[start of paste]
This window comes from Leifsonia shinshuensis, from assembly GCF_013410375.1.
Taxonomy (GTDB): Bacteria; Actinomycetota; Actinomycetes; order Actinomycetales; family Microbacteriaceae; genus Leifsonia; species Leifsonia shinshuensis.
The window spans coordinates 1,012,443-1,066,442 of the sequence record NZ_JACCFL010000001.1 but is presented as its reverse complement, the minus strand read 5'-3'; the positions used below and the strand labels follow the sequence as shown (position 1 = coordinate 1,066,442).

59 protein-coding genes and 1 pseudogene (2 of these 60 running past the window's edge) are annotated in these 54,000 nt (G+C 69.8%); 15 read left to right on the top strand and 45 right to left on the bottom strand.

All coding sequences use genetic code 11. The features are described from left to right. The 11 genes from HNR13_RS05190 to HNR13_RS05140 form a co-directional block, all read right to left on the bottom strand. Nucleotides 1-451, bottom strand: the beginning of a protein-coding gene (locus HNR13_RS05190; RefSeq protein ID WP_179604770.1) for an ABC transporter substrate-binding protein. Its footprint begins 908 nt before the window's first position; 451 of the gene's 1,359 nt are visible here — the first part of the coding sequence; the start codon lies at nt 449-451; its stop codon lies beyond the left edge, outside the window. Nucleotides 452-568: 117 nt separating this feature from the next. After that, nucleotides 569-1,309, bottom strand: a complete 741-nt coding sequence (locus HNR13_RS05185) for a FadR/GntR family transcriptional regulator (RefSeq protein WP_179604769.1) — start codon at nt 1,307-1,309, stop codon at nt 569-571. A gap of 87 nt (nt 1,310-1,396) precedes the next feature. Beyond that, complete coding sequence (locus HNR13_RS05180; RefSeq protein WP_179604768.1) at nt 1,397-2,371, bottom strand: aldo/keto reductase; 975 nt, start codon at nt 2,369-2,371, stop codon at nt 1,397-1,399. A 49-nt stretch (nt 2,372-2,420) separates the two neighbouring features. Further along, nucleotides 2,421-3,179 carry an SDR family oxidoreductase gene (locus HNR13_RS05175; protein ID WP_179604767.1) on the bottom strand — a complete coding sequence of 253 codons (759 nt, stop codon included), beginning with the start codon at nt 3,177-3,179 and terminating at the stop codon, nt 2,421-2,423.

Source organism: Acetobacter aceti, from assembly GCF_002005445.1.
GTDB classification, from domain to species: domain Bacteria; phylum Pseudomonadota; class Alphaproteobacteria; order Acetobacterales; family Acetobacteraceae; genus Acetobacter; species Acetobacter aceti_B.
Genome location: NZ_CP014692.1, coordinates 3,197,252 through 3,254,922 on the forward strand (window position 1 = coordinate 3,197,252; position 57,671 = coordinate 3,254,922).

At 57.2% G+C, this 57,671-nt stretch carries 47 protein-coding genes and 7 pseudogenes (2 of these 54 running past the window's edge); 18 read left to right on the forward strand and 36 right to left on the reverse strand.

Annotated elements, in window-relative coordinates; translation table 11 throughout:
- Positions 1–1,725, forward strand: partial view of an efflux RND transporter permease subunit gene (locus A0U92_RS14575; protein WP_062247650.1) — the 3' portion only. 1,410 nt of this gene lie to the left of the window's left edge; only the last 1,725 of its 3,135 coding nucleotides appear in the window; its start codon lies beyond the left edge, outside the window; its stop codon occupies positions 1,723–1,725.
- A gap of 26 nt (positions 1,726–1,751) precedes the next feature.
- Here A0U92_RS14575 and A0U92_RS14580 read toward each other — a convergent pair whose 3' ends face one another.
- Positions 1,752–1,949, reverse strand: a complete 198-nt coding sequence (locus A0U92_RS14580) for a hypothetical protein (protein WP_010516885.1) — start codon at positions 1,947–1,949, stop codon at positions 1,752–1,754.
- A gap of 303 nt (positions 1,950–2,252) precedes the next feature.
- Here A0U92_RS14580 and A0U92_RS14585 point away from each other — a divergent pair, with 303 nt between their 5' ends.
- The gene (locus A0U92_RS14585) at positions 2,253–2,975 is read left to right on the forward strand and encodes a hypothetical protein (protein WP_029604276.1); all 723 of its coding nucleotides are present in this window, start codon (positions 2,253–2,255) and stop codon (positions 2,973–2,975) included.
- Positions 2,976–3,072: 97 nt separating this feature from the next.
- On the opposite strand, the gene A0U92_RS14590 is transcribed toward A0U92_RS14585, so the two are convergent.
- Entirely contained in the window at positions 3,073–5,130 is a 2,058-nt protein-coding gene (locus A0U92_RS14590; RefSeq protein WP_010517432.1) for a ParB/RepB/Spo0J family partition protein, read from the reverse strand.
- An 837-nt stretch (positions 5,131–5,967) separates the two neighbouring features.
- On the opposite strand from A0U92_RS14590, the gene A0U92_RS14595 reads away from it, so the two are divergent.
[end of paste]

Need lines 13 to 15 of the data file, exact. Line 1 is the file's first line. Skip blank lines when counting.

- Here A0U92_RS14575 and A0U92_RS14580 read toward each other — a convergent pair whose 3' ends face one another.
- Positions 1,752–1,949, reverse strand: a complete 198-nt coding sequence (locus A0U92_RS14580) for a hypothetical protein (protein WP_010516885.1) — start codon at positions 1,947–1,949, stop codon at positions 1,752–1,754.
- A gap of 303 nt (positions 1,950–2,252) precedes the next feature.